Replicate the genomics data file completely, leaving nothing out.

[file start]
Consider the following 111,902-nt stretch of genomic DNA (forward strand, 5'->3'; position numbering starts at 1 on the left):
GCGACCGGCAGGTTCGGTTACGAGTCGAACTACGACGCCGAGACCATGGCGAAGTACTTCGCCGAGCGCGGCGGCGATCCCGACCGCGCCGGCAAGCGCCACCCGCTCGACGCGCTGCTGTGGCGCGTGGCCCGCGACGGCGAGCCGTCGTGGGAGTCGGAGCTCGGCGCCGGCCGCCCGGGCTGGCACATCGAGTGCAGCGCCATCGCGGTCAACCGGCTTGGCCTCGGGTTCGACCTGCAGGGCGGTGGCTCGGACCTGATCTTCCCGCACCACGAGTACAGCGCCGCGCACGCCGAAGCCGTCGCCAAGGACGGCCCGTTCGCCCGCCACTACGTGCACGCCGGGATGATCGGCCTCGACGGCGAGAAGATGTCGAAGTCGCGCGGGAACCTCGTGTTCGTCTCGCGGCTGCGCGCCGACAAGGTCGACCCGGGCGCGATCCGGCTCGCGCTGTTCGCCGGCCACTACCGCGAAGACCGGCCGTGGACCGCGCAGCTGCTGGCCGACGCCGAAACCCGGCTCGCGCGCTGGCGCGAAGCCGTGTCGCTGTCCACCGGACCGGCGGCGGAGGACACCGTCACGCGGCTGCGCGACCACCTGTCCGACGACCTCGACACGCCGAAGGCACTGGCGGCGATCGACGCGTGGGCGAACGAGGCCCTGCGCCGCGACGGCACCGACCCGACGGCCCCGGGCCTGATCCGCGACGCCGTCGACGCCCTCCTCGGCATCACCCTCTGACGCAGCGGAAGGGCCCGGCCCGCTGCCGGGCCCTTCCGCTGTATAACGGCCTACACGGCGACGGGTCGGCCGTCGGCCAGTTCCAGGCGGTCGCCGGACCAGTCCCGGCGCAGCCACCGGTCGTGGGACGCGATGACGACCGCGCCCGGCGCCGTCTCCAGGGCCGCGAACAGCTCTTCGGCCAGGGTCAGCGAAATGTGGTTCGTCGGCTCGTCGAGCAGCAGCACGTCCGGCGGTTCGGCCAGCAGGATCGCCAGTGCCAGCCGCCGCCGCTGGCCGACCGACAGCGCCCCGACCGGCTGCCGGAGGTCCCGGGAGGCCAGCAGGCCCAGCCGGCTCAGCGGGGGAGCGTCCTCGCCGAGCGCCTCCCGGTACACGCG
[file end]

Consider the following 111,902-nt stretch of genomic DNA (forward strand, 5'->3'; position numbering starts at 1 on the left):
GCGACCGGCAGGTTCGGTTACGAGTCGAACTACGACGCCGAGACCATGGCGAAGTACTTCGCCGAGCGCGGCGGCGATCCCGACCGCGCCGGCAAGCGCCACCCGCTCGACGCGCTGCTGTGGCGCGTGGCCCGCGACGGCGAGCCGTCGTGGGAGTCGGAGCTCGGCGCCGGCCGCCCGGGCTGGCACATCGAGTGCAGCGCCATCGCGGTCAACCGGCTTGGCCTCGGGTTCGACCTGCAGGGCGGTGGCTCGGACCTGATCTTCCCGCACCACGAGTACAGCGCCGCGCACGCCGAAGCCGTCGCCAAGGACGGCCCGTTCGCCCGCCACTACGTGCACGCCGGGATGATCGGCCTCGACGGCGAGAAGATGTCGAAGTCGCGCGGGAACCTCGTGTTCGTCTCGCGGCTGCGCGCCGACAAGGTCGACCCGGGCGCGATCCGGCTCGCGCTGTTCGCCGGCCACTACCGCGAAGACCGGCCGTGGACCGCGCAGCTGCTGGCCGACGCCGAAACCCGGCTCGCGCGCTGGCGCGAAGCCGTGTCGCTGTCCACCGGACCGGCGGCGGAGGACACCGTCACGCGGCTGCGCGACCACCTGTCCGACGACCTCGACACGCCGAAGGCACTGGCGGCGATCGACGCGTGGGCGAACGAGGCCCTGCGCCGCGACGGCACCGACCCGACGGCCCCGGGCCTGATCCGCGACGCCGTCGACGCCCTCCTCGGCATCACCCTCTGACGCAGCGGAAGGGCCCGGCCCGCTGCCGGGCCCTTCCGCTGTATAACGGCCTACACGGCGACGGGTCGGCCGTCGGCCAGTTCCAGGCGGTCGCCGGACCAGTCCCGGCGCAGCCACCGGTCGTGGGACGCGATGACGACCGCGCCCGGCGCCGTCTCCAGGGCCGCGAACAGCTCTTCGGCCAGGGTCAGCGAAATGTGGTTCGTCGGCTCGTCGAGCAGCAGCACGTCCGGCGGTTCGGCCAGCAGGATCGCCAGTGCCAGCCGCCGCCGCTGGCCGACCGACAGCGCCCCGACCGGCTGCCGGAGGTCCCGGGAGGCCAGCAGGCCCAGCCGGCTCAGCGGGGGAGCGTCCTCGCCGAGCGCCTCCCGGTACACGCG